When Is A Withdrawal Not A Withdrawal. Question Mark.
When it’s money coming out of your 401(k). As Dayana Yochim explains on HerMoney.com, “In BC (Before Covid) times, the advice regarding this last-resort stash of cash was consistent: Any early withdrawal from a retirement savings account = Very Bad. An early 401(k) withdrawal = Bad. Taking out a 401(k) loan = Better, but still not great for your future. Then the Coronavirus Aid, Relief and Economic Security Act (CARES Act) changed the rules.” Essentially – if you play your cards right, it gives you the ability to turn a withdrawal from your 401(k) into a three-year interest free loan. That’s big. But be careful. Remember that when money is not in your 401(k), it’s not growing. The CARES Act passed on March 27. On March 31, the S&P 500 closed at 2584. Yesterday it closed at 3431. That 32% gain would have been painful to miss. There’s also the temptation to pull the money out, pay the taxes and as Yochim notes, put the whole episode behind you. That can be even more costly.
Still, if you’re hurting for cash right now, this is no longer an option you can ignore. Just make sure that a) your employer has adopted the provisions of the CARES Act that make this sort of transaction possible, and b) you go into the process with a plan for paying the money back within the three-year time horizon. “With a 401(k) loan, your plan administrator will set up the loan payment schedule and terms. Since you’re not required to make loan payments on a withdrawal, you’ll need to act as your own plan administrator and set up a personal repayment schedule,” she notes.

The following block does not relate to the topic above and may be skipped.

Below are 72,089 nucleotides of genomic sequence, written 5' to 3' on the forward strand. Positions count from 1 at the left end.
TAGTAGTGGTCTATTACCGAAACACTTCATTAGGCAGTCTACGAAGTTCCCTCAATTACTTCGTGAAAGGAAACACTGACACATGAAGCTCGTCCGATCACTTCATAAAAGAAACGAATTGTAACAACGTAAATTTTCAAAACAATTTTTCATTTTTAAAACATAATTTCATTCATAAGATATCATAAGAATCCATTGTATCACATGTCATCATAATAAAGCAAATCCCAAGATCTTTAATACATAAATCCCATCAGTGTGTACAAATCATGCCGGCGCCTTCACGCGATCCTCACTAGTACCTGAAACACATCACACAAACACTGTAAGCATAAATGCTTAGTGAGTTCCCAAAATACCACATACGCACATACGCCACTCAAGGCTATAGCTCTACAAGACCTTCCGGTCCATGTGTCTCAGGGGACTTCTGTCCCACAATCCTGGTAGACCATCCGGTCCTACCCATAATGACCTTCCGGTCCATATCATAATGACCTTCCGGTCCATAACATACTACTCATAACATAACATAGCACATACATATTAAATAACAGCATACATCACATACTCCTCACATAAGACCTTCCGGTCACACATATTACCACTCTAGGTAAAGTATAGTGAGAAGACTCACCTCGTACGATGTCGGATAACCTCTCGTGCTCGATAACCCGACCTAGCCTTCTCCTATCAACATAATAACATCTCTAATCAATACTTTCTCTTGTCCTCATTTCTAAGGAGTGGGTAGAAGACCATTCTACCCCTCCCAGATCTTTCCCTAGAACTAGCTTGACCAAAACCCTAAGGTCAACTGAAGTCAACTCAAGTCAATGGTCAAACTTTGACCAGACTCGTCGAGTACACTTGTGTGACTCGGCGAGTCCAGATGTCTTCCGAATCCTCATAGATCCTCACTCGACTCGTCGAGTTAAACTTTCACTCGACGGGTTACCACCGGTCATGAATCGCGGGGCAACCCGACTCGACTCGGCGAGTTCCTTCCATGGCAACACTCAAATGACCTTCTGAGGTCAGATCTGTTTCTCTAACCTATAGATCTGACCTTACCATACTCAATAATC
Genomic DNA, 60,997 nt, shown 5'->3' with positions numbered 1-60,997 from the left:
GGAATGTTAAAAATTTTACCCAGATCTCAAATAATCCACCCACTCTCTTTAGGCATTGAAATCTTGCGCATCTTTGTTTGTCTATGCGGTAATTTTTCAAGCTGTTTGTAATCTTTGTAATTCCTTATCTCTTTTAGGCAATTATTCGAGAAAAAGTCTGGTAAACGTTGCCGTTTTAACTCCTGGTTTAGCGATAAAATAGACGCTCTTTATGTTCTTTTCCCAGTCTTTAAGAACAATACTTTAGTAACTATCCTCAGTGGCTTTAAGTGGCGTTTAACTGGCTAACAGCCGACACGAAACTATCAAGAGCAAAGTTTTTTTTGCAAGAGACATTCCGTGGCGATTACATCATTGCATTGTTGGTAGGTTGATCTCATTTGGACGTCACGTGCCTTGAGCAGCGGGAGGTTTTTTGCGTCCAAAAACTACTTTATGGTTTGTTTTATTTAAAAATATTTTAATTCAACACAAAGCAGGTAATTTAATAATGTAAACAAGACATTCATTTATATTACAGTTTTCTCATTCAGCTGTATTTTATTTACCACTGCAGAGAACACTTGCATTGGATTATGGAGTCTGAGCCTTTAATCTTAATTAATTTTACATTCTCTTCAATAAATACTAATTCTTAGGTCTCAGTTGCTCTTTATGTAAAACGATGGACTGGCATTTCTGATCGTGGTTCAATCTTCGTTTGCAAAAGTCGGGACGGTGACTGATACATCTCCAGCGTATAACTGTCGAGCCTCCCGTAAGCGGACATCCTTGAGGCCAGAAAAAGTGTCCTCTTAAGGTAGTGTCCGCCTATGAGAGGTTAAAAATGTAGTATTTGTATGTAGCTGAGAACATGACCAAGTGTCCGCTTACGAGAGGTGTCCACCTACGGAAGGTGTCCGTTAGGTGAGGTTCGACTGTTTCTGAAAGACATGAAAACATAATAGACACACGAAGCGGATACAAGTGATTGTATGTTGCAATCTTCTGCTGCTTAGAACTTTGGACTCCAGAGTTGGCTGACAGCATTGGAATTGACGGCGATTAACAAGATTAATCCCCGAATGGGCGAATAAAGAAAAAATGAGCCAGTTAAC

The Doctor Is In. Period.
Has concierge medicine popped onto your radar over the last year, or (maybe more likely) over the last few months? Although prices vary from practice to practice and from state to state, the concept is consistent: Patients pay a flat membership fee in advance for medical services, or, as it’s sometimes called, a “medical membership.” Concierge doctors have up to 90% fewer patients compared with traditional practices, and in many cases, patients are handed their doctor’s cell phone number as soon as they sign up. House calls are available, as is late-night coordination with specialists in the event of an emergency. But of course all this comes at a cost — anywhere from $50 per month, to $25,000 per year, according to the American Academy of Private Physicians. But this trend of people paying more for direct access to their physicians has only increased during the pandemic, reports Paul Sullivan in the New York Times this week. One reason? That direct access to your doctor comes with no need to sit in a waiting room, and right now, that’s worth a lot.
Period. Full Stop.
I learned earlier this year (at least I think it was this year) that I am an obvious non-millennial because of the way I type. I still double space after every period the way I was taught in my high school typing class. I can’t help it. In fact, I’m not even going to try.
But I didn’t realize that the fact that I use the so-called full stop might mean I need a lesson in 21st century etiquette. When texting, periods are so final, they come across as rude. The same, it seems, can be true in some emails. Perhaps that’s why conversations are leaning so heavily on exclamation points these days? This punctuation talk is making me a little too self-conscious as the words flow from my fingers. Maybe, together, we can drum up some support for the good old ellipses….
Have a great week,
MORE ON HERMONEY:
- 401(k) Loan vs. Hardship Withdrawal
- These Two Examples Illustrate the Magic of Compound Interest
- Podcast: Suze Orman and Jean Chatzky on Coronavirus, Your Retirement and Recession Fears